Regular Foot and Eye Exams Are Important When You Have Diabetes Post Header Image

Regular Foot and Eye Exams Are Important When You Have Diabetes

Good health relies on three pillars: eating right, getting regular exercise, and sleeping well. If you have diabetes, you need to add two more pillars: performing regular foot exams and getting an annual eye exam.

Why are these so important? Diabetes is one of the leading causes of vision loss in the United States. It is also one the main causes of amputations. Losing your eyesight or a limb is a shattering experience for most people. The good news is you can lower the risk with regular foot exams and an annual eye exam with your doctor.

If you have diabetes, it’s a good idea to remember these three tips:

  1. Control your blood sugar. Taking control of your blood sugar will help prevent eye disease or loss of a toe, foot, or leg. Keeping your blood sugar in a normal range prevents damage to blood vessels and nerves in your eyes and limbs. Work with your provider to make sure you understand how to eat a healthy diet and how to take your medicines.
  2. Take care of your feet. Wear properly fitting shoes with socks and check your feet daily. A small area of redness or a blister can be the first sign of a serious problem. If you notice changes in your feet, be sure to call your provider right away. When you do see your provider, remember to take off your shoes and socks. Ask them to check your feet. At least once a year, remind your provider to check your feet with a monofilament (which is like a piece of fishing line). This will help identify any nerve damage.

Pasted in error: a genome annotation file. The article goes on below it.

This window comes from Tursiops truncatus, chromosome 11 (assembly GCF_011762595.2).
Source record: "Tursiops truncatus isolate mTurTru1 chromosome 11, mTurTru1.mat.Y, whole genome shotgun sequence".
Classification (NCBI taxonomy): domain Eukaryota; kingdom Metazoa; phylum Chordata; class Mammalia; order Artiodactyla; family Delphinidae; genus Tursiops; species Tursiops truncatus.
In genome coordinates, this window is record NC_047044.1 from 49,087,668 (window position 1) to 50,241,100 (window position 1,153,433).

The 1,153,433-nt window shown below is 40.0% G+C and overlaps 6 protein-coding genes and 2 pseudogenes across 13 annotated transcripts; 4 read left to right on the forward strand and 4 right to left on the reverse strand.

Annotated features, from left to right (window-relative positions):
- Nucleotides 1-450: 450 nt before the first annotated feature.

3. Pay attention to your vision. If things look blurry or you see spots or flashes of light, call your doctor’s office right away. If it suddenly seems like a curtain is going down across your eyesight, go to the emergency room. All of these things can be signs of damage to your eyes from diabetes.

At least once a year, your provider should do a dilated eye exam. You may need to see a specialist for this exam. The eye specialist will put drops in your eyes to open up the pupil (the black spot in the middle of your eye). This allows the provider to check the pressure in your eyes and to see the tiny blood vessels and nerve at the back of your eye. Early detection of damage to your eyes is key to keeping your eyesight.


PCHP members can also contact Member Services for assistance Monday – Friday, 8 am to 5 pm (except state holidays).

HEALTHfirst STAR Medicaid: 1-888-672-2277

KIDSfirst CHIP/CHIP Perinate: 1-888-814-2352


Parkland Community Health Plan